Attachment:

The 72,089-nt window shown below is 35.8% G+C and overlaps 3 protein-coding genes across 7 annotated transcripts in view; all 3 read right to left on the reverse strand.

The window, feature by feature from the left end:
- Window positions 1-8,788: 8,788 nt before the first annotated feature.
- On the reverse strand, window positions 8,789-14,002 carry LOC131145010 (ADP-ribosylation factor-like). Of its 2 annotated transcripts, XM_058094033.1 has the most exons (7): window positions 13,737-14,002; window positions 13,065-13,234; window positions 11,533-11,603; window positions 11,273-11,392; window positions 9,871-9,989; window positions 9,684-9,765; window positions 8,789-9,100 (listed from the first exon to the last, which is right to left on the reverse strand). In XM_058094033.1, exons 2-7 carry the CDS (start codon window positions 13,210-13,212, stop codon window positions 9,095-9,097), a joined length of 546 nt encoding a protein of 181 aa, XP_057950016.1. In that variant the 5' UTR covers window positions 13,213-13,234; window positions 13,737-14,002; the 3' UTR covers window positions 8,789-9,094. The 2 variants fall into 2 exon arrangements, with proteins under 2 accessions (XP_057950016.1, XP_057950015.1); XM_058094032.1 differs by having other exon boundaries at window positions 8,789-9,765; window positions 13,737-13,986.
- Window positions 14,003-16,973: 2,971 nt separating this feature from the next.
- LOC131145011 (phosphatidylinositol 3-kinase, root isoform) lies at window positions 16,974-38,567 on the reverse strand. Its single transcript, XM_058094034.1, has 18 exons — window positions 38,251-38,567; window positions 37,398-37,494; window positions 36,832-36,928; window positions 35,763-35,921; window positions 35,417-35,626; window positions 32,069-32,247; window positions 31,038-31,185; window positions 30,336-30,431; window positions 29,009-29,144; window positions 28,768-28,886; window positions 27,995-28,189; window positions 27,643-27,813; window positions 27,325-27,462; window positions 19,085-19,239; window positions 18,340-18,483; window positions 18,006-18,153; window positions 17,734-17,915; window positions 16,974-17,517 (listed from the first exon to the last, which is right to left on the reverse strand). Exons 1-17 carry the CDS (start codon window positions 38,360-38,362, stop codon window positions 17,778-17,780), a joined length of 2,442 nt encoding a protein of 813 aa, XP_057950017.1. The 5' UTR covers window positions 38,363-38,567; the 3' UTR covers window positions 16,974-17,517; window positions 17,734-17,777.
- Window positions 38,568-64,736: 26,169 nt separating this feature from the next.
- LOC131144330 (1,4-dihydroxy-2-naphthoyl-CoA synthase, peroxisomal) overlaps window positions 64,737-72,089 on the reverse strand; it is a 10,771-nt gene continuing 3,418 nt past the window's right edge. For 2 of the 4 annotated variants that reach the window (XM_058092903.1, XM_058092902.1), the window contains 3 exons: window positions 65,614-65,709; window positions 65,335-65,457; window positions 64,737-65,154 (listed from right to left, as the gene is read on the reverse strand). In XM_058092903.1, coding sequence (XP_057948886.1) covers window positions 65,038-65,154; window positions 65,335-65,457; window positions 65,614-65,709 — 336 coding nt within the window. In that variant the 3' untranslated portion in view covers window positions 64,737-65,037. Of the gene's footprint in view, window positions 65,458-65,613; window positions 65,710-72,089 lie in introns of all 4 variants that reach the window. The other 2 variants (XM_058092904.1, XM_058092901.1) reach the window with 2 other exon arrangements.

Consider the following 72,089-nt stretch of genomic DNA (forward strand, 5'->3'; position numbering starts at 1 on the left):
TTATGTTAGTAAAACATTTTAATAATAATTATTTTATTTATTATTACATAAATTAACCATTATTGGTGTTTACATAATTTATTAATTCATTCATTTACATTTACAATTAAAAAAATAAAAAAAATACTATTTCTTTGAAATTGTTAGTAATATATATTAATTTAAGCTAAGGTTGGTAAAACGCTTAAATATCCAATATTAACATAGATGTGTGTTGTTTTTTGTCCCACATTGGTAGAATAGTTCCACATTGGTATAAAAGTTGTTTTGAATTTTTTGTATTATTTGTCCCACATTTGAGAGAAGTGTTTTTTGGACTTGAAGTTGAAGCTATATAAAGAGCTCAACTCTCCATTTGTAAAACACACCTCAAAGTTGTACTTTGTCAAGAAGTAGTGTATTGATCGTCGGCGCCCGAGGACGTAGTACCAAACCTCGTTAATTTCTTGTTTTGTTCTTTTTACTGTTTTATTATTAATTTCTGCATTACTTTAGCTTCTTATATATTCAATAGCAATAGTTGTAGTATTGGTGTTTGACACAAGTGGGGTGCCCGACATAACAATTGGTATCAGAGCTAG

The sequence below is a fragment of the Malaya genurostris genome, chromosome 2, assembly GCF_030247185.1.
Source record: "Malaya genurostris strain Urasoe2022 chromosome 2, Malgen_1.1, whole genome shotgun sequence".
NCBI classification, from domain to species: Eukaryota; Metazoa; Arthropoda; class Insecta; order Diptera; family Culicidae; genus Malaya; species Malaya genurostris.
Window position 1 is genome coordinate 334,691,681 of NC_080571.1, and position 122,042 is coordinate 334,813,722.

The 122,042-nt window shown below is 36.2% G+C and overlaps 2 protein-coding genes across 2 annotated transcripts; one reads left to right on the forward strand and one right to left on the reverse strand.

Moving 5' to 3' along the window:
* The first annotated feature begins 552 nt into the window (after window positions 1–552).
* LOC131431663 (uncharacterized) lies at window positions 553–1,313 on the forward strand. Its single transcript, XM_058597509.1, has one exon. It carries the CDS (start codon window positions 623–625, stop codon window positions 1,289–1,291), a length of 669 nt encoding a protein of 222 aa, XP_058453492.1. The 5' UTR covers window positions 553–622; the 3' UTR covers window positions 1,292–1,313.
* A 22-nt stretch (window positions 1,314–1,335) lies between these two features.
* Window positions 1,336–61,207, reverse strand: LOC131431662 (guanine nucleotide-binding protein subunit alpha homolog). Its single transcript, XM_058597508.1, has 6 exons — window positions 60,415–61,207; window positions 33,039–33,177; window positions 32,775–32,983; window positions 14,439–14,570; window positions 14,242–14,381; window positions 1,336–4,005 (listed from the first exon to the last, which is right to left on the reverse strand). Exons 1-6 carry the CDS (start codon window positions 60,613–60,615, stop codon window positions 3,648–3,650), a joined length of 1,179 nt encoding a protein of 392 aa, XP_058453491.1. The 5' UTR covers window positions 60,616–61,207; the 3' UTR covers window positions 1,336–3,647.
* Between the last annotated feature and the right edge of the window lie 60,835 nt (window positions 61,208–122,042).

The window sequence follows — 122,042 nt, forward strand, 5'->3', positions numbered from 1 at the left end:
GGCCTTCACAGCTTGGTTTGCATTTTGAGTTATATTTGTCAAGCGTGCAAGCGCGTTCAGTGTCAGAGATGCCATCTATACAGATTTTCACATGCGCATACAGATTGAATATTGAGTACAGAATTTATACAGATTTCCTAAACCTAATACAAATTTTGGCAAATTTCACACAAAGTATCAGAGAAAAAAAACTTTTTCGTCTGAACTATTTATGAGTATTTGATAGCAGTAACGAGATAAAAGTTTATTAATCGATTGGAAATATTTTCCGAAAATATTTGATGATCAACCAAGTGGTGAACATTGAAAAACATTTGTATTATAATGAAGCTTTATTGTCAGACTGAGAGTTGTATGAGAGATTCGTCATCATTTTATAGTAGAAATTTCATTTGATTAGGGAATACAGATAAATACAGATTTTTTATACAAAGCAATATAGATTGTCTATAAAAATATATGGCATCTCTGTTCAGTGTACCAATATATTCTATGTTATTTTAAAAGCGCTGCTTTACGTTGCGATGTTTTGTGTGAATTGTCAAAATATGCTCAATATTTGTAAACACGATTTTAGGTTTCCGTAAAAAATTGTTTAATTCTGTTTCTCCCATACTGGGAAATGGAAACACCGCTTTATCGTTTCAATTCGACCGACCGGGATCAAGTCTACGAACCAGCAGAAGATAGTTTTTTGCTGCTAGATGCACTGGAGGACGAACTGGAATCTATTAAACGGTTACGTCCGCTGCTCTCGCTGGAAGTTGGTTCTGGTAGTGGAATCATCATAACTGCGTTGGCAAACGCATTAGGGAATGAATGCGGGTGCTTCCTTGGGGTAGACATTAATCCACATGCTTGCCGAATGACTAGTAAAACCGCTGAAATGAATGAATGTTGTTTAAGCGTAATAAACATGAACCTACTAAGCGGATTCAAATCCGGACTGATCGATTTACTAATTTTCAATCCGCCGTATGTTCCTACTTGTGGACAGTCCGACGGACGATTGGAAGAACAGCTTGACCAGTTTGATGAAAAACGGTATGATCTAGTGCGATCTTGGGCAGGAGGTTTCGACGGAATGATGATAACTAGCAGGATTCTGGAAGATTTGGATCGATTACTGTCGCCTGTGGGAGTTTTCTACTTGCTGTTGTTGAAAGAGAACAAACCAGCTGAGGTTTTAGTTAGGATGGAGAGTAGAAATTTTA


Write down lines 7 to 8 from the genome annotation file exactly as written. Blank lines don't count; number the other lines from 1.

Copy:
- Window positions 38,568-64,736: 26,169 nt separating this feature from the next.
- LOC131144330 (1,4-dihydroxy-2-naphthoyl-CoA synthase, peroxisomal) overlaps window positions 64,737-72,089 on the reverse strand; it is a 10,771-nt gene continuing 3,418 nt past the window's right edge. For 2 of the 4 annotated variants that reach the window (XM_058092903.1, XM_058092902.1), the window contains 3 exons: window positions 65,614-65,709; window positions 65,335-65,457; window positions 64,737-65,154 (listed from right to left, as the gene is read on the reverse strand). In XM_058092903.1, coding sequence (XP_057948886.1) covers window positions 65,038-65,154; window positions 65,335-65,457; window positions 65,614-65,709 — 336 coding nt within the window. In that variant the 3' untranslated portion in view covers window positions 64,737-65,037. Of the gene's footprint in view, window positions 65,458-65,613; window positions 65,710-72,089 lie in introns of all 4 variants that reach the window. The other 2 variants (XM_058092904.1, XM_058092901.1) reach the window with 2 other exon arrangements.